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bankruptcy, delaying bankruptcy

Why Delaying Bankruptcy is a Bad Idea

On Behalf of Veitengruber Law | Oct 15,2020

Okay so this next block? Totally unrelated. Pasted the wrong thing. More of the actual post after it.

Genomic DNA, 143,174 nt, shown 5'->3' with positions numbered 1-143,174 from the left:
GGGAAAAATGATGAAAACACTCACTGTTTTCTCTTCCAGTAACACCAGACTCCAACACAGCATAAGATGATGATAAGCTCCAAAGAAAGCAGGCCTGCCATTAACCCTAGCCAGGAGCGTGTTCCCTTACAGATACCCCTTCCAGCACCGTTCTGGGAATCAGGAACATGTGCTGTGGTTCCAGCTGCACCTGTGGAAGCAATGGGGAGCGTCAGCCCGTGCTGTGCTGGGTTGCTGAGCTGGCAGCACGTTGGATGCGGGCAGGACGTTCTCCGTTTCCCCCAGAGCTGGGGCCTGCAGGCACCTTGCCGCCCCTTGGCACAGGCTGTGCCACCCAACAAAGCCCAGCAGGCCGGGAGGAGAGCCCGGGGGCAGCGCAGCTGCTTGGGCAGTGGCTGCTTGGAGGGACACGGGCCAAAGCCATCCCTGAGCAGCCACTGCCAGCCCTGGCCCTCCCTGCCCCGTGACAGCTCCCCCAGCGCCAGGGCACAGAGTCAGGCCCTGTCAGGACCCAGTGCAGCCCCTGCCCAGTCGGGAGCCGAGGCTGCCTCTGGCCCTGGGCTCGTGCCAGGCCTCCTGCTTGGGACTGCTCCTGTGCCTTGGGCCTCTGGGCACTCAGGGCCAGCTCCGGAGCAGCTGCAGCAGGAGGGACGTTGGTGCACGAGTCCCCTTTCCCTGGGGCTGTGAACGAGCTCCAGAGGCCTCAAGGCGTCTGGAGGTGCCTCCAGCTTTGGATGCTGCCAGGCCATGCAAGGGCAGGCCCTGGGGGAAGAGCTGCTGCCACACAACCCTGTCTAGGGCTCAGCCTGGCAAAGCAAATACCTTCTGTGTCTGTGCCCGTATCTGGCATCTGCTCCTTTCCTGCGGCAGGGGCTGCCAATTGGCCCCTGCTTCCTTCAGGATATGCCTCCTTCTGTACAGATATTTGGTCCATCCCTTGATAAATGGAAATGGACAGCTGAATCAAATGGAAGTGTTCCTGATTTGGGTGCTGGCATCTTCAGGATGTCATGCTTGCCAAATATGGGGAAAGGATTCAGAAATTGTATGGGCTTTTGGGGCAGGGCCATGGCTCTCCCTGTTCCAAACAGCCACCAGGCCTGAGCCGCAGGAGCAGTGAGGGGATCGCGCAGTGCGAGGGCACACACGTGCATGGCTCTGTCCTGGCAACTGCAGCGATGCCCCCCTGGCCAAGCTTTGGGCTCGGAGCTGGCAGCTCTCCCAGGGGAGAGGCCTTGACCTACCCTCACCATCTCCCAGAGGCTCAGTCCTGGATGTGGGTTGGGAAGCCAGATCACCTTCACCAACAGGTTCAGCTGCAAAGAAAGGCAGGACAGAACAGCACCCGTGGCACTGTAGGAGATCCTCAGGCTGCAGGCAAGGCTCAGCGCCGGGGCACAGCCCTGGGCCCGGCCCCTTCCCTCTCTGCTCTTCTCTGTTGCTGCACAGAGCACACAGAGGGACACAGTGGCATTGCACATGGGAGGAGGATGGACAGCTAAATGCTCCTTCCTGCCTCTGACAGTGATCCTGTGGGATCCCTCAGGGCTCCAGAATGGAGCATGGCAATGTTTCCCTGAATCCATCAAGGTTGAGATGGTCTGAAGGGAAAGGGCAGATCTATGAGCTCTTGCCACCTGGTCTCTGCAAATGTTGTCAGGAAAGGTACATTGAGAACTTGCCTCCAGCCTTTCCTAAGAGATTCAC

Many people facing bankruptcy look at it as a personal failure. Because of this, many individuals that could benefit greatly from filing for bankruptcy avoid it, digging themselves deeper and deeper into financial trouble. There can be a hefty price for waiting to file for bankruptcy (literally). Not only is financial struggle emotionally draining, the impact of long-term financial difficulty can severely damage your ability to bounce back. Here are three reasons why delaying bankruptcy is usually a bad idea: 1. Time in the “Sweatbox” is Draining The time period immediately before filing for bankruptcy is known as the “sweatbox.” During this time, people experience an overwhelming increase in debt, the inability to pay for basic needs in order to avoid bankruptcy, and a lot of financial stress. Some people stay in the sweatbox for months - or even years! - before finally reconciling their financial issues. The longer you wait to file for bankruptcy, the more your assets will be depleted, the higher your debt-to-income ratio is likely to climb, and the more likely you are to face debt collection lawsuits. All of this is very stressful which, over a long enough timeline, can cause lasting damage to your mental, emotional, and even physical health. 2. Depleting Assets is Unnecessary and Painful When debtors view bankruptcy as a last option to be avoided at all costs, they become desperate to improve their financial situation by any means necessary. In order to do this, people will sell their valuables and property in order to pay off some debts. They may also give away possessions out of fear of losing them in a bankruptcy proceeding. It is also common behavior to dip into a valuable 401(k) or IRA to hold off creditors. DON'T DO THIS! Bankruptcy laws offer many exemptions to protect these assets. In many cases, it is possible to keep your house, your car, and your retirement savings intact when filing for bankruptcy. 3. Minor Improvements Can Backfire Improving your financial situation—but not enough to allow you to return to a reasonable standard of living—can actually cause you to be ineligible for bankruptcy. You might be in a better spot than you were before, but if you still cannot get ahead of your debt and expenses, you may still need to file for bankruptcy. Debtors who file for bankruptcy must pass a “means test,” which determines your eligibility for different kinds of bankruptcy. So, for instance, if you got a better job with more hours or better pay, you may no longer qualify for Chapter 7 bankruptcy in which you can discharge many of your debts outright. Even if Chapter 13 bankruptcy is the right choice for you, prolonging that decision can result in high monthly payments over a longer period of time to pay back all of your debts. Remember: bankruptcy is meant to be a second chance for honest debtors down on their luck. Bankruptcy can be your chance to start your financial life over. Veitengruber Law is an experienced bankruptcy law firm in New Jersey. We've been working on NJ bankruptcy cases for a decade now, and our experience has taught us how to use bankruptcy as a tool to transform your life for the better. If you are struggling, don’t wait. Contact us today.


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